Three well-dressed, well-shod, and handsome business executives stood waiting. They seemed completely unsurprised to see him, a sentiment Nathan did not share. Suspecting surveillance equipment of some sort, he chanced a careful half-turn to look behind. The doors he had moved so easily were nearly transparent.

He looked back to the waiting party; attempted a level expression. The woman stepped forward slightly. “N. Reed.” Her cool voice said. It was a statement. “Welcome.” Nathan returned her greeting with a barely-perceptible nod. She smiled an executive smile, the sort that lifts one’s mouth but never reaches above that point.

One of the men straightened and clasped his hands together. “Well,” he began in a deep tone, “Shall we?” In eerie accord, he and the other two turned and began walking down the hall and away from Nathan.

This was it. will do this, Nathan reminded himself. Squaring his shoulders and suit, he followed the crushed carpet footprints of his potential employers.

 

Continued from Skinwalkers, V.
Read to Skinwalkers, VII.

All the World’s a Staged Place

Audience

For a long time, I sat and watched.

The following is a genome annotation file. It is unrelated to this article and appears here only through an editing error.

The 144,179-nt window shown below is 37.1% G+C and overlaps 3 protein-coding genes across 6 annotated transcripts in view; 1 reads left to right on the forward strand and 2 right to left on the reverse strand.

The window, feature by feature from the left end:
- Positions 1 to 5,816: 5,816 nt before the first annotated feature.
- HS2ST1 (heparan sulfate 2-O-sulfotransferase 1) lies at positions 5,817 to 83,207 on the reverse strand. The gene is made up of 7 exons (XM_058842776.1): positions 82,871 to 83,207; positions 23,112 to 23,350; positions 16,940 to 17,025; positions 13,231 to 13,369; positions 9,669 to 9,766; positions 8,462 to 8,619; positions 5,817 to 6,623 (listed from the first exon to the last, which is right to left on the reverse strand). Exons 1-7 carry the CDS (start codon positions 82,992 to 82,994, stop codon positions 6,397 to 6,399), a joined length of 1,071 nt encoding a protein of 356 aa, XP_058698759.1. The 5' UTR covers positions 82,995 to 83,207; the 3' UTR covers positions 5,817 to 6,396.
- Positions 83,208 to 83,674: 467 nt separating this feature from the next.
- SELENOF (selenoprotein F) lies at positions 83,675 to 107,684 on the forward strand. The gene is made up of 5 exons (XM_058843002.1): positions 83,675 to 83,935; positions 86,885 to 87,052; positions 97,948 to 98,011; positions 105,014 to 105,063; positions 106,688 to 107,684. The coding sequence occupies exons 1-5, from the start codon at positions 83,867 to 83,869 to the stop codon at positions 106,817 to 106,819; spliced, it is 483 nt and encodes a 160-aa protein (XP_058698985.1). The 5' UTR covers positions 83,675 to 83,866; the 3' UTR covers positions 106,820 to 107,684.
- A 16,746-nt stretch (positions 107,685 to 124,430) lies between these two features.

People eagerly rushed to the well-lit stage and spoke their bit. Many just shared what someone else had -and again, and again.

From the spectator’s rows I heard and felt bodies rise and seats flop-flop closed. Soon, I realized the audience was few; the performers were most.

Envy set in. I want attention. I want fame. I want love, respect, and acceptance. I finally rose and joined the stage-bound queue. I stood quietly behind a grandmother, a pre-teen, and a retiree.

Then, it was my turn. Shy, though, I peeked around the curtain. “Come out,” a friend encouraged. “Share what you have made.”

I scampered quickly to the fore; I held up my opinions and waited.

My circle of fellow stage-friends complimented, and encouraged. Smatterings of applause came from family still seated beyond the stage lights.

I smiled and grew more confident. Recognition felt good. I returned to the audience, sated.

My seat creaked as I frequently leaned forward to applaud other performers. What brave souls to simply speak, I thought. And surely, they will return the approval.

Encouraged and emboldened, I performed again. In the warming spotlights and comments, I spoke freely and assumed affection. I chanced the stage many times, basking in attention.

Today, I stepped confidently forward, then hesitated. My step echoed. My speech resounded hollowly. I squinted out to an empty, dark room.

Where is everyone?